Where we've been: Hakone, Kyoto, Uji, Nara, and Osaka
Our newest member of the crew, Kimono Monchichi! She rode the speed train too!
Last I left you we were traveling from Tokyo to Hakone, Japan. It's a beautiful mountain town in Mt. Fuji national park. Unfortunately we didn't get to see Mt. Fuji because of some autumn rain and clouds. We did however eat some delicious fresh seafood (caught that day by the restaurant owner) as we passed by the coast on our way from Tokyo.
We then went to the Hakone Open Air Museum which was a fabulous sculpture garden and indoor museums.
There was art from world famous artists (like Picasso and Miro) as well as Japanese artists.
Fay enjoyed the interactive art installation for kids. It was the first playground we found in Japan so she was hooked!
Next stop was the Ryokan or traditional style Japanese hotel where we would stay the night (although I could've stayed a week there!).
Everyone who stays there gets a set of pajamas that you wear to the Onsen or natural hot springs. It was so nice to warm up on a rainy day in some peaceful indoor and outdoor pools. Plus the onsite restaurant has a traditional 5 course dinner and yummy breakfast that were delectable! This is definitely a bucket list experience if you ever are in Japan!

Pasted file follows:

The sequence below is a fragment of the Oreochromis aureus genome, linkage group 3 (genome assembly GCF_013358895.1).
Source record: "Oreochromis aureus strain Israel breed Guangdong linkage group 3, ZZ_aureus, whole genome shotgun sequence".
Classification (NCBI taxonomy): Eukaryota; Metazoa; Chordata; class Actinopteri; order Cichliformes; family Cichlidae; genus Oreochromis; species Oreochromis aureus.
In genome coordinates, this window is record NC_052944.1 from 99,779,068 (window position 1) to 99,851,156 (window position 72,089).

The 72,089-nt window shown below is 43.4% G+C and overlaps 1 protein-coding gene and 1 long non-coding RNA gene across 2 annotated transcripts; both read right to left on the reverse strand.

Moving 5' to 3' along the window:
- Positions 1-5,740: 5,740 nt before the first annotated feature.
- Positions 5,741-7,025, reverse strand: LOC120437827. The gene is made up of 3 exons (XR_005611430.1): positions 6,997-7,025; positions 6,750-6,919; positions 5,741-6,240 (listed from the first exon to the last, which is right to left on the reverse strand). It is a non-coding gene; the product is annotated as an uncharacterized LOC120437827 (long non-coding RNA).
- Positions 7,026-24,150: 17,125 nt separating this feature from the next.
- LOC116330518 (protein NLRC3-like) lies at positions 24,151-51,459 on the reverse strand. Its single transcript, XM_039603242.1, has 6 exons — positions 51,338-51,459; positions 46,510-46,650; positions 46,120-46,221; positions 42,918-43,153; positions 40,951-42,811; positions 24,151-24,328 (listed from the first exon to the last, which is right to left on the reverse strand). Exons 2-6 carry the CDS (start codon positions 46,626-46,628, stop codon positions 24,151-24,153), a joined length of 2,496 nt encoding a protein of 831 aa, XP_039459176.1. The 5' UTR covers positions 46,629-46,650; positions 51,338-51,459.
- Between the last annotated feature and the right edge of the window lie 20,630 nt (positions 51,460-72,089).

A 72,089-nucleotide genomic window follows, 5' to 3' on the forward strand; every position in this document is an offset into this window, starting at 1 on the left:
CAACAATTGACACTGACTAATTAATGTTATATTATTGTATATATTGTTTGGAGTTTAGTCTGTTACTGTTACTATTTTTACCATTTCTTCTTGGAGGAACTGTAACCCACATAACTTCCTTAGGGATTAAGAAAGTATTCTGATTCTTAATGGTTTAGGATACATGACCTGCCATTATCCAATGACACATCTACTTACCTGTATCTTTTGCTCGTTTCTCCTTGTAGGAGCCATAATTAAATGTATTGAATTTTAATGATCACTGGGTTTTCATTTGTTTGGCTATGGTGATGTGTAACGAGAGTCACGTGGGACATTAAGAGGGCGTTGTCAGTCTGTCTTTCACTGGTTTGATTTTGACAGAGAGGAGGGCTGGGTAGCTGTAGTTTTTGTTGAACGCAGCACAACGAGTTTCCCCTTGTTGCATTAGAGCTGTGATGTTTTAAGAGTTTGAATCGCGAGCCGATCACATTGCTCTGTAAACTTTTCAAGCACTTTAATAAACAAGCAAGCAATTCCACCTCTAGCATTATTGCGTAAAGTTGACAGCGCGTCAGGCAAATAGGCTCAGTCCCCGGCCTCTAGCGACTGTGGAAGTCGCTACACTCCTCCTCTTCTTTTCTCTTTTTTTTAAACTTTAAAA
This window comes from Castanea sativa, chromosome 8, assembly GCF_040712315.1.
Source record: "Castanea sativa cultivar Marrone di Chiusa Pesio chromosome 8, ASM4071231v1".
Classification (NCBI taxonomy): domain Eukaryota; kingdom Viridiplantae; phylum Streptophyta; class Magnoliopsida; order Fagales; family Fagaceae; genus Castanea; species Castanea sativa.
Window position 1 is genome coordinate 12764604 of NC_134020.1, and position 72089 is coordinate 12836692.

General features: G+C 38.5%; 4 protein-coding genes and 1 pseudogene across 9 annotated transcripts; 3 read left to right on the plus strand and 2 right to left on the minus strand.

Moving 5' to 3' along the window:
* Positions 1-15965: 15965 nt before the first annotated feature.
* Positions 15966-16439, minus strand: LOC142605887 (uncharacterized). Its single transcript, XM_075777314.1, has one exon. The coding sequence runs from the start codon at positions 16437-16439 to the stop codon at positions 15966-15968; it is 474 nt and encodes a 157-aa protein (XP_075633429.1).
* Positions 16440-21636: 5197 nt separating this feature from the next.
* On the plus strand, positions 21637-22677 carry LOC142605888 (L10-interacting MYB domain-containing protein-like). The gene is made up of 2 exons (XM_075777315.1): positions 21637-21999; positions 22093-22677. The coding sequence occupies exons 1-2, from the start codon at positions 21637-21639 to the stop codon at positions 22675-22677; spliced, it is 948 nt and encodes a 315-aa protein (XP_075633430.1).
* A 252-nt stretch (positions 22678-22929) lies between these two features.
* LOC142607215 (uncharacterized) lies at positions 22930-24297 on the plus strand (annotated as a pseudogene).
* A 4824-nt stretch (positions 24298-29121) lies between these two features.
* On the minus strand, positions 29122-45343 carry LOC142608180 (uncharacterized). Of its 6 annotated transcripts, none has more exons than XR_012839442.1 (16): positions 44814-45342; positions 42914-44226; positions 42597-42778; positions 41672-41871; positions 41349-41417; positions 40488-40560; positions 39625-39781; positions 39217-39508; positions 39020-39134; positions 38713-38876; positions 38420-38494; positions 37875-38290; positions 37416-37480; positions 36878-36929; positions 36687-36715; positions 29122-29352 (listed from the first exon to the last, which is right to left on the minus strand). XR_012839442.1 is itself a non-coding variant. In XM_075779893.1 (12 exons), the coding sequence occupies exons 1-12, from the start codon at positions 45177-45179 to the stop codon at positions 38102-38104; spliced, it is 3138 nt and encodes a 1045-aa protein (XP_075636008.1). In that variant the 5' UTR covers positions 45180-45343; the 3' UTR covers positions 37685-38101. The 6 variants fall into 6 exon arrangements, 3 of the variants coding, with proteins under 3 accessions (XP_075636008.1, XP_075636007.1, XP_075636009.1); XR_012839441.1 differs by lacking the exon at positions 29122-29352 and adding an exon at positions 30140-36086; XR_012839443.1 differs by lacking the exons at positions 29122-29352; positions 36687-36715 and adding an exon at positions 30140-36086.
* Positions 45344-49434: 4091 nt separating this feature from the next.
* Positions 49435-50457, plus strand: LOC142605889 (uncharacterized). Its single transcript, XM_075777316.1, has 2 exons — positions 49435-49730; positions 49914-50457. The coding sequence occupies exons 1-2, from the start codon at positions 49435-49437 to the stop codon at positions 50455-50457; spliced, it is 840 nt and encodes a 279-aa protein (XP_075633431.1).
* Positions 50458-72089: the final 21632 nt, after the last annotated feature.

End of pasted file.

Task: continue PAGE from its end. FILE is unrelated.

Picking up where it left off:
Each deck outside of the hotel rooms had their own bath tub to soak in as well. It was probably my favorite place to stay and be in nature. I didn't want to leave but the next day we were taking on Kyoto!
We took the high speed Shinkansen train that goes from Odwawra station to Kyoto in just about 2 hours. Driving would take 6 hours. But at 200 mph, you get there in light speed.
Our hotel was across from the train station and we had the afternoon free. So we checked out a nearby park that had an aquarium, a playground, and a music festival going on. It was very cool to get a taste of the real Kyoto and not just the super touristy places which we'd see tomorrow.
The Kyoto aquarium had examples of the Giant Salamander from the area which can be up to 5 ft long! I had no idea this creature existed.
Or that sand eels are real and not just from the movie Beetlejuice.
The next day our wonderful guide, Yoshiko, met us at the hotel and began our journey via buses and trains around Kyoto. She has a daughter Fay's age and brought presents of origami and Japanese candies for her. It was so sweet!
We started our adventures at the Bamboo forest right outside of Kyoto in Arashiyama. It was a gorgeous and peaceful place when you got into the forest and away from all the people taking selfies.
The Kimonos in the Bamboo forest were really cool to see. In the olden days, people would escape the city life and enjoy some peace and quiet in the forest.
Next we trooped around Nijo castle, made by the first Shogun of Japan. It was very cool to see the architecture and learn about the Shoguns and the emperors from the 1600's until present time.
There were a lot of rickshaws pulled by people. It looked like hard work especially uphill!
Then we walked down some of Kyoto's most famous streets- Ninen-zaka and Sannen-zakka. This area was what I imagined when I dreamed of Kyoto.
The houses were so beautiful! Although most are now full of souvenir shops and cafes (and even Starbucks made it there ;().
To end the day we went to the Nishiki Market. Its the largest traditional Japanese food market known as "Kyoto's Kitchen".